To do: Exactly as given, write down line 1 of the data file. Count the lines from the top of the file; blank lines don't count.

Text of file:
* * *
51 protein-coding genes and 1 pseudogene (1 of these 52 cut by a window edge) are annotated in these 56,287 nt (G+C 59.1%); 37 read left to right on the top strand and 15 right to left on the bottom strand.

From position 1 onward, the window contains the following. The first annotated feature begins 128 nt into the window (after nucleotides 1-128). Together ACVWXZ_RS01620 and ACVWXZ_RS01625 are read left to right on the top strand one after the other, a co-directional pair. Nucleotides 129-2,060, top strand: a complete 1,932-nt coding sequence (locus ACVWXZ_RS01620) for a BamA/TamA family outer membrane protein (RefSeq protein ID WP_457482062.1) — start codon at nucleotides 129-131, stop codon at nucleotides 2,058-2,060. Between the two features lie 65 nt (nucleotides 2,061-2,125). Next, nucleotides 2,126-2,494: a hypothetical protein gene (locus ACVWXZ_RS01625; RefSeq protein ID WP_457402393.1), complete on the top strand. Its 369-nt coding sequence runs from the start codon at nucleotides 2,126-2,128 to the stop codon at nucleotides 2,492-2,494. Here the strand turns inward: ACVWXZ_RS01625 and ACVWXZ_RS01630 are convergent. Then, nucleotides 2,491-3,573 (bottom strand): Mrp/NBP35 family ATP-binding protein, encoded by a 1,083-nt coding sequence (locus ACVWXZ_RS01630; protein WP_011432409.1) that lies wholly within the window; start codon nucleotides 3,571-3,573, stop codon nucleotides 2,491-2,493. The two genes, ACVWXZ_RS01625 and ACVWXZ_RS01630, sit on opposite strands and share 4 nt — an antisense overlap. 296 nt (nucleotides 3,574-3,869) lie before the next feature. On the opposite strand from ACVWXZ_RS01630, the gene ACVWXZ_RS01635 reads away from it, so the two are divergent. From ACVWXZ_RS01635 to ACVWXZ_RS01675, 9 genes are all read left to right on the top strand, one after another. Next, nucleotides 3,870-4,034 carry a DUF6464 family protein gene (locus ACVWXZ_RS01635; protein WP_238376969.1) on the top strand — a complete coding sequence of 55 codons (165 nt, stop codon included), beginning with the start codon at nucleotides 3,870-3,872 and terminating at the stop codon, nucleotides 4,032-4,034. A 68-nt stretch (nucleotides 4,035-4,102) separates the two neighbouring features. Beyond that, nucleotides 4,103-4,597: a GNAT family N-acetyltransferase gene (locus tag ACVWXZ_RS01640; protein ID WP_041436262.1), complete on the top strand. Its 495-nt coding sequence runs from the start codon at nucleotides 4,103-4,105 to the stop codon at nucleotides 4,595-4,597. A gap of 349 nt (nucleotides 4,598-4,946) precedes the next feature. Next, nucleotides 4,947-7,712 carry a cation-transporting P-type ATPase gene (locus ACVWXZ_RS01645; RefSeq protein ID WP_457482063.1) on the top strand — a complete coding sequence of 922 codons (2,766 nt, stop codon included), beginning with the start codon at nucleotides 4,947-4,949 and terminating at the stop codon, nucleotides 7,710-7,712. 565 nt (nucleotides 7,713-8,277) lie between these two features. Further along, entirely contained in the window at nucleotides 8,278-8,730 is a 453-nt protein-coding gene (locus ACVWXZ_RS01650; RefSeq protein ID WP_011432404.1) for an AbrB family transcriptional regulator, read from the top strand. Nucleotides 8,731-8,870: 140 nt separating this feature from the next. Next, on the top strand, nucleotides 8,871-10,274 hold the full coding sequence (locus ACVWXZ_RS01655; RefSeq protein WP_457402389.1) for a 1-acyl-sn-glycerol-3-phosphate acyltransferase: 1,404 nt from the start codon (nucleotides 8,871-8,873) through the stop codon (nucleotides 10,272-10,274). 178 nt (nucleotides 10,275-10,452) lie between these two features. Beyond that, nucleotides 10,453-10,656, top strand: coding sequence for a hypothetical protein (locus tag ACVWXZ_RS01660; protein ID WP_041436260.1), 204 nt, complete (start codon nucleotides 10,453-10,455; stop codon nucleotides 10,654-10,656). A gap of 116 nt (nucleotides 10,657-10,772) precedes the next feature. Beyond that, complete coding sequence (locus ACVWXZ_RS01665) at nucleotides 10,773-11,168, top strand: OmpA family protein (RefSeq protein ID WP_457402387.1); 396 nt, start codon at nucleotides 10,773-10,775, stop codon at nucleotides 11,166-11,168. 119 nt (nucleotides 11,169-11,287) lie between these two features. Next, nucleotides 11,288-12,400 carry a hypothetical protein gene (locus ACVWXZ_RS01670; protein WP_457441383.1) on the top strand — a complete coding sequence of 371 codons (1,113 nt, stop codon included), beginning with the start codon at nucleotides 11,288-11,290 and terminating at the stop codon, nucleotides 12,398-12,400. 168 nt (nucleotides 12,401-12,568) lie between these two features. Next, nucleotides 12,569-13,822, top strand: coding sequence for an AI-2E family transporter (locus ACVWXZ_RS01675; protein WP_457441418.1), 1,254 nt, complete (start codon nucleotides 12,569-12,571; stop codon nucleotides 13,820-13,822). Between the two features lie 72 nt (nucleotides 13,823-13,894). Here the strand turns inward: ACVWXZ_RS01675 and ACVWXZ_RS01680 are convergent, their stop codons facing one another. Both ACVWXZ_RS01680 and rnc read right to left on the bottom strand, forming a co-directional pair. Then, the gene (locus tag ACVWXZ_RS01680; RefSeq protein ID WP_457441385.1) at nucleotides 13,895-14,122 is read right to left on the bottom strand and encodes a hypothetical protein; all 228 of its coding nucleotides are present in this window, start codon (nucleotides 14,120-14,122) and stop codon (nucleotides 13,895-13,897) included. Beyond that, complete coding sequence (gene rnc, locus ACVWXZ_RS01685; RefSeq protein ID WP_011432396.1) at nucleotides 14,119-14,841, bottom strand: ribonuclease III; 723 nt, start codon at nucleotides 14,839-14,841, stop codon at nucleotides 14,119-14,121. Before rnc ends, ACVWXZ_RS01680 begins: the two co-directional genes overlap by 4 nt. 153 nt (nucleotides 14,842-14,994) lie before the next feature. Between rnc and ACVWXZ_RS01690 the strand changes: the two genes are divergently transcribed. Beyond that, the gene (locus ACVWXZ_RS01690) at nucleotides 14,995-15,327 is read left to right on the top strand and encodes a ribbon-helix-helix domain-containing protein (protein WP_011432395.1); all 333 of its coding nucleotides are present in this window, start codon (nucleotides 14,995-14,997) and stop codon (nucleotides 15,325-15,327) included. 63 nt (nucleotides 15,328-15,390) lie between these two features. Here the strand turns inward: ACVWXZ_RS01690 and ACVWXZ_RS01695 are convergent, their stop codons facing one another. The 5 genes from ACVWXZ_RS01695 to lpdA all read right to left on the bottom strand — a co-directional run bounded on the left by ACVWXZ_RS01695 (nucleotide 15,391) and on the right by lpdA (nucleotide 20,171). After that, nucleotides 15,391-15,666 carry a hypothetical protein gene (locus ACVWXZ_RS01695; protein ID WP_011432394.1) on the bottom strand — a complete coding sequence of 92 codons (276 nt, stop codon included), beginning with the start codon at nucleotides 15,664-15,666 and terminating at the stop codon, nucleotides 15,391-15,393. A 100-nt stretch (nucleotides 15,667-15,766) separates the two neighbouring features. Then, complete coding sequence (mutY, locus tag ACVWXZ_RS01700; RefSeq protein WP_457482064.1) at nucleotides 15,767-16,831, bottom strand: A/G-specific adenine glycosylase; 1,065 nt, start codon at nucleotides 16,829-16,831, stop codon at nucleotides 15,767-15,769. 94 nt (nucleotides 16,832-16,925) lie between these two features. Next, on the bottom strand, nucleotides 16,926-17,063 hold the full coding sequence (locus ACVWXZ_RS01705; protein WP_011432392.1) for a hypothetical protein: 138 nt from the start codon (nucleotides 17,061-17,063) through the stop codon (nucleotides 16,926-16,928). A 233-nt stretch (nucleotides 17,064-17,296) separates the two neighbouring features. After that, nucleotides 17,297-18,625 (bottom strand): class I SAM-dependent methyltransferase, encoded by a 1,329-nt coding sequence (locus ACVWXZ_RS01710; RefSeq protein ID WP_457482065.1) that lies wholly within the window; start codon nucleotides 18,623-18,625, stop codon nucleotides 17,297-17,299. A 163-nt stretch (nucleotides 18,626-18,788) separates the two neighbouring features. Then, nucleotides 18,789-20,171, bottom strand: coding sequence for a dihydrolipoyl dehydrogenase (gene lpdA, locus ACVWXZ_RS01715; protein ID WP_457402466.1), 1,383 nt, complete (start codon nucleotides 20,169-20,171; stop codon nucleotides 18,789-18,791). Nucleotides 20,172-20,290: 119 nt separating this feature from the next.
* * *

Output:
51 protein-coding genes and 1 pseudogene (1 of these 52 cut by a window edge) are annotated in these 56,287 nt (G+C 59.1%); 37 read left to right on the top strand and 15 right to left on the bottom strand.